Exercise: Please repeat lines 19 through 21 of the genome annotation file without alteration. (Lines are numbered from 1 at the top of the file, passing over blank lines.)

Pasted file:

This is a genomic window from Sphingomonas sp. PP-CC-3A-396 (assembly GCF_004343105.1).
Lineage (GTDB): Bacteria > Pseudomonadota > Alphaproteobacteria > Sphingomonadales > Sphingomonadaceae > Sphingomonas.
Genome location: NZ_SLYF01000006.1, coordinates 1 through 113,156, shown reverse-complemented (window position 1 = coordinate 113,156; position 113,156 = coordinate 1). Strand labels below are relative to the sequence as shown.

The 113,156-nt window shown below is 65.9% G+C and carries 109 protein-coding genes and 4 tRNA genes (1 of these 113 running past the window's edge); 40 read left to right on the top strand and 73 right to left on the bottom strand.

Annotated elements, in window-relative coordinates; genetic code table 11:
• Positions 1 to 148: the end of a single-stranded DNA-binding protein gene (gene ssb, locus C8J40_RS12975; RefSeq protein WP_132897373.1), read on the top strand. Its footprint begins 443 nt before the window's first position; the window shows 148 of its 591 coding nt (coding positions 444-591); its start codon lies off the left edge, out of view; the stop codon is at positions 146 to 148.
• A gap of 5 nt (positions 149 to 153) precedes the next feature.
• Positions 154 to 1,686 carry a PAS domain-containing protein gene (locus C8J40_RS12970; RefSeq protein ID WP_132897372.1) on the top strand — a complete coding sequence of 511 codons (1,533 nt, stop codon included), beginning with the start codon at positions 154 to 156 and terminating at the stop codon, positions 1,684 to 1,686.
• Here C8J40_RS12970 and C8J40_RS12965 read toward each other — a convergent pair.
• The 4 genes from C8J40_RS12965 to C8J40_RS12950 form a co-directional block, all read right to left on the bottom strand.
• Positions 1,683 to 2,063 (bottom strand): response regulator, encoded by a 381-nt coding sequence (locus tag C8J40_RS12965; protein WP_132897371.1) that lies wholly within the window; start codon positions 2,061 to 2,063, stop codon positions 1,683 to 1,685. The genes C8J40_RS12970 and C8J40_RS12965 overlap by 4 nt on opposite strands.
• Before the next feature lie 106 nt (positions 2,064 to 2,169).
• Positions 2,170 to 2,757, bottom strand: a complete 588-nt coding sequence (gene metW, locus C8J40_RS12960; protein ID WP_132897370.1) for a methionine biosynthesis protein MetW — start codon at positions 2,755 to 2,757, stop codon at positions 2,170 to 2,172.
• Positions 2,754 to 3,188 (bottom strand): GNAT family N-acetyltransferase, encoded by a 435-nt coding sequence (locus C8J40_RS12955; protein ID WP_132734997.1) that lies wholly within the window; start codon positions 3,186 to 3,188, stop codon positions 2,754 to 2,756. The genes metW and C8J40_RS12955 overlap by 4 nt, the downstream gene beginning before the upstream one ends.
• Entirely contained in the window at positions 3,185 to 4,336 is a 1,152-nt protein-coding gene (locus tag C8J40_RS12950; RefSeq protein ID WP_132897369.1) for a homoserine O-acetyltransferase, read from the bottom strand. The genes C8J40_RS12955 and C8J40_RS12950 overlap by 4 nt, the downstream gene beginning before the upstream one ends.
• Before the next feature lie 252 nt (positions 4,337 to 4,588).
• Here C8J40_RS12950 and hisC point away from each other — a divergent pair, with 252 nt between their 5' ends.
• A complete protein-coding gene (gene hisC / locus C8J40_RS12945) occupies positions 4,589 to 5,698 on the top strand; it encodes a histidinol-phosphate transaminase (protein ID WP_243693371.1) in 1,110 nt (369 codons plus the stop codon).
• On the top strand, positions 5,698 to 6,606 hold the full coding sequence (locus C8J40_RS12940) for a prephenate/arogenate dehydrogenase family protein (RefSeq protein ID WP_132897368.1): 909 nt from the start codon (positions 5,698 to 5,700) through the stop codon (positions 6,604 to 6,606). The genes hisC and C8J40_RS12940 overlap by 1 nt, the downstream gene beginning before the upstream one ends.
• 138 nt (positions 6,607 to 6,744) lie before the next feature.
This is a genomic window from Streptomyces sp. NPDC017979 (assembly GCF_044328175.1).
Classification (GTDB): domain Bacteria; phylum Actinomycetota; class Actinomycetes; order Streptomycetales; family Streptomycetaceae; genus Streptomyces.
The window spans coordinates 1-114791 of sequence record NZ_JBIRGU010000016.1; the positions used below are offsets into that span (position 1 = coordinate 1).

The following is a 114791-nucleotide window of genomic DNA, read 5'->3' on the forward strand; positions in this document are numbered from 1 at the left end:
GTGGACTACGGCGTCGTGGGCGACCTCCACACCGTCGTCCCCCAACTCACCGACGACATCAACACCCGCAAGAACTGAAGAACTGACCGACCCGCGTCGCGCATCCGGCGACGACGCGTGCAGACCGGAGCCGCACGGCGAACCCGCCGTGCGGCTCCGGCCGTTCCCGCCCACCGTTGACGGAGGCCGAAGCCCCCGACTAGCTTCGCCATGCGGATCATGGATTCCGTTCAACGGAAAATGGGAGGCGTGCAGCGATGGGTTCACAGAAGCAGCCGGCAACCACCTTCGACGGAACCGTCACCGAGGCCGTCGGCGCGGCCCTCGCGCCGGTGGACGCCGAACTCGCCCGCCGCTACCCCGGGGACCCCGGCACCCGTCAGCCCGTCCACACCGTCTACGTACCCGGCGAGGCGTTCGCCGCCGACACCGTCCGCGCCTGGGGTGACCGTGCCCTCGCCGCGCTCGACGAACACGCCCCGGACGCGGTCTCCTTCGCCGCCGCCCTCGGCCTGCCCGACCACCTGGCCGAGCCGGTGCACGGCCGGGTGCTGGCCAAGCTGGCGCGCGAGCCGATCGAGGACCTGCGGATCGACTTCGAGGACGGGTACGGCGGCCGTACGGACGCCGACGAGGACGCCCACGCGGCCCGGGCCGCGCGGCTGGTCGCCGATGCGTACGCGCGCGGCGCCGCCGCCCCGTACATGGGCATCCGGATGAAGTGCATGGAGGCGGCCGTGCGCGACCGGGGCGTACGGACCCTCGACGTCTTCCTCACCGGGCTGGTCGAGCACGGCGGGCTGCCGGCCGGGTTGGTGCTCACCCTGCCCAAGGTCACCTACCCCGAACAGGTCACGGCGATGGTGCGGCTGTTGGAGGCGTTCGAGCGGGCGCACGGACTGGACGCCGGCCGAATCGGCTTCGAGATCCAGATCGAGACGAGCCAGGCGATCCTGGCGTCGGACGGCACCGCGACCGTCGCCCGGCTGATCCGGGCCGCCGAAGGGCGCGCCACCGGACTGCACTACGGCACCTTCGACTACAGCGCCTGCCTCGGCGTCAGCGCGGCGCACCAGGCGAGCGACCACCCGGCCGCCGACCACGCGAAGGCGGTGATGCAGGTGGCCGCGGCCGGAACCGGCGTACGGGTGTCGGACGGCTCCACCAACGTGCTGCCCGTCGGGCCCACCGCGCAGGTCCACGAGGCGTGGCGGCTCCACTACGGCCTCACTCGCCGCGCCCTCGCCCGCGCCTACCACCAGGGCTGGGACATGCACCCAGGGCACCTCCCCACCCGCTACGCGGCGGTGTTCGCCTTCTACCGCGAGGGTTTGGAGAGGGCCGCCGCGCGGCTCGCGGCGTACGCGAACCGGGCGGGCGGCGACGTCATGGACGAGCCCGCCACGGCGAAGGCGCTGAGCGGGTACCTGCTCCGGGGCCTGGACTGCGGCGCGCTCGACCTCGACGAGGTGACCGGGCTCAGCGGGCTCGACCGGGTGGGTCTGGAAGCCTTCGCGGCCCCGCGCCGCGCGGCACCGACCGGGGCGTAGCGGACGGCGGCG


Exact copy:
• On the top strand, positions 5,698 to 6,606 hold the full coding sequence (locus C8J40_RS12940) for a prephenate/arogenate dehydrogenase family protein (RefSeq protein ID WP_132897368.1): 909 nt from the start codon (positions 5,698 to 5,700) through the stop codon (positions 6,604 to 6,606). The genes hisC and C8J40_RS12940 overlap by 1 nt, the downstream gene beginning before the upstream one ends.
• 138 nt (positions 6,607 to 6,744) lie before the next feature.
This is a genomic window from Streptomyces sp. NPDC017979 (assembly GCF_044328175.1).